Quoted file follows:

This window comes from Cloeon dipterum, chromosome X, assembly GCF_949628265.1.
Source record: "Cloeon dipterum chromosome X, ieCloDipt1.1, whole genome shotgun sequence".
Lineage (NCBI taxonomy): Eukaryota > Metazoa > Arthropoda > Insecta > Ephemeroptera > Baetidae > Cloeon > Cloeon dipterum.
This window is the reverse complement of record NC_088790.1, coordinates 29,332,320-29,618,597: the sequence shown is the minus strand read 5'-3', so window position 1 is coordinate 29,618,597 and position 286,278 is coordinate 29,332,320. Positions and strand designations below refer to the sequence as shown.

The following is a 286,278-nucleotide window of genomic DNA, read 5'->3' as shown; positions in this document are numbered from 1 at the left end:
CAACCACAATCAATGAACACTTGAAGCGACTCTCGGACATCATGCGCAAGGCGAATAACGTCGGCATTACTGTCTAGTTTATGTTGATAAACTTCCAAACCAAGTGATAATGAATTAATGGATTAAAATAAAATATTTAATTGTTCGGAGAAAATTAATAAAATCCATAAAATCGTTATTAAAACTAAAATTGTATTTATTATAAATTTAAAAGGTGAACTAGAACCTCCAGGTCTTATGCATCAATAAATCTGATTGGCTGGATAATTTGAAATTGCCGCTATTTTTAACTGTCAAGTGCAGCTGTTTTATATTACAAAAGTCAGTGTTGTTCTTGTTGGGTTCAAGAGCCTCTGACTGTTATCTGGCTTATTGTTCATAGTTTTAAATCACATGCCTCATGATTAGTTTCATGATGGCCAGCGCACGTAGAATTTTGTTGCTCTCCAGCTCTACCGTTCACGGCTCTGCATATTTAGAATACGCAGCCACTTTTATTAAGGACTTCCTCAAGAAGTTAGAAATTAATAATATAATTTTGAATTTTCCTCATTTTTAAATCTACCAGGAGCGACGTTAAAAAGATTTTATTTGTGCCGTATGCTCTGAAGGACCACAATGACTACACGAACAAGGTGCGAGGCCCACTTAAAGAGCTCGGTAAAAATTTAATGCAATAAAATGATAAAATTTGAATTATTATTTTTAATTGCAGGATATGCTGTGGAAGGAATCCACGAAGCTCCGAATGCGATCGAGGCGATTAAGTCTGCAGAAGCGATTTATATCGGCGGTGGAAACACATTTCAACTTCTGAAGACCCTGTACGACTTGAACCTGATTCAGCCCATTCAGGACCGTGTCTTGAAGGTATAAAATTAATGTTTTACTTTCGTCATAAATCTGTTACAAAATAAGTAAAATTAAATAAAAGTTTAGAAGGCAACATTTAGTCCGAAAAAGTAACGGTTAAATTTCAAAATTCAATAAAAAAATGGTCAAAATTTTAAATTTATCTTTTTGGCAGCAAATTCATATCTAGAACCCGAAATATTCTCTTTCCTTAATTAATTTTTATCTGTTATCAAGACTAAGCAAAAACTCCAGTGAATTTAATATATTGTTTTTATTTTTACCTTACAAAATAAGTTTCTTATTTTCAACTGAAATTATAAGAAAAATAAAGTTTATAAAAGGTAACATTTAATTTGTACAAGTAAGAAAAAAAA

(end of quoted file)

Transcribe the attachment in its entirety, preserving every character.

This window comes from Cloeon dipterum, chromosome X, assembly GCF_949628265.1.
Source record: "Cloeon dipterum chromosome X, ieCloDipt1.1, whole genome shotgun sequence".
Lineage (NCBI taxonomy): Eukaryota > Metazoa > Arthropoda > Insecta > Ephemeroptera > Baetidae > Cloeon > Cloeon dipterum.
This window is the reverse complement of record NC_088790.1, coordinates 29,332,320-29,618,597: the sequence shown is the minus strand read 5'-3', so window position 1 is coordinate 29,618,597 and position 286,278 is coordinate 29,332,320. Positions and strand designations below refer to the sequence as shown.

The following is a 286,278-nucleotide window of genomic DNA, read 5'->3' as shown; positions in this document are numbered from 1 at the left end:
CAACCACAATCAATGAACACTTGAAGCGACTCTCGGACATCATGCGCAAGGCGAATAACGTCGGCATTACTGTCTAGTTTATGTTGATAAACTTCCAAACCAAGTGATAATGAATTAATGGATTAAAATAAAATATTTAATTGTTCGGAGAAAATTAATAAAATCCATAAAATCGTTATTAAAACTAAAATTGTATTTATTATAAATTTAAAAGGTGAACTAGAACCTCCAGGTCTTATGCATCAATAAATCTGATTGGCTGGATAATTTGAAATTGCCGCTATTTTTAACTGTCAAGTGCAGCTGTTTTATATTACAAAAGTCAGTGTTGTTCTTGTTGGGTTCAAGAGCCTCTGACTGTTATCTGGCTTATTGTTCATAGTTTTAAATCACATGCCTCATGATTAGTTTCATGATGGCCAGCGCACGTAGAATTTTGTTGCTCTCCAGCTCTACCGTTCACGGCTCTGCATATTTAGAATACGCAGCCACTTTTATTAAGGACTTCCTCAAGAAGTTAGAAATTAATAATATAATTTTGAATTTTCCTCATTTTTAAATCTACCAGGAGCGACGTTAAAAAGATTTTATTTGTGCCGTATGCTCTGAAGGACCACAATGACTACACGAACAAGGTGCGAGGCCCACTTAAAGAGCTCGGTAAAAATTTAATGCAATAAAATGATAAAATTTGAATTATTATTTTTAATTGCAGGATATGCTGTGGAAGGAATCCACGAAGCTCCGAATGCGATCGAGGCGATTAAGTCTGCAGAAGCGATTTATATCGGCGGTGGAAACACATTTCAACTTCTGAAGACCCTGTACGACTTGAACCTGATTCAGCCCATTCAGGACCGTGTCTTGAAGGTATAAAATTAATGTTTTACTTTCGTCATAAATCTGTTACAAAATAAGTAAAATTAAATAAAAGTTTAGAAGGCAACATTTAGTCCGAAAAAGTAACGGTTAAATTTCAAAATTCAATAAAAAAATGGTCAAAATTTTAAATTTATCTTTTTGGCAGCAAATTCATATCTAGAACCCGAAATATTCTCTTTCCTTAATTAATTTTTATCTGTTATCAAGACTAAGCAAAAACTCCAGTGAATTTAATATATTGTTTTTATTTTTACCTTACAAAATAAGTTTCTTATTTTCAACTGAAATTATAAGAAAAATAAAGTTTATAAAAGGTAACATTTAATTTGTACAAGTAAGAAAAAAAA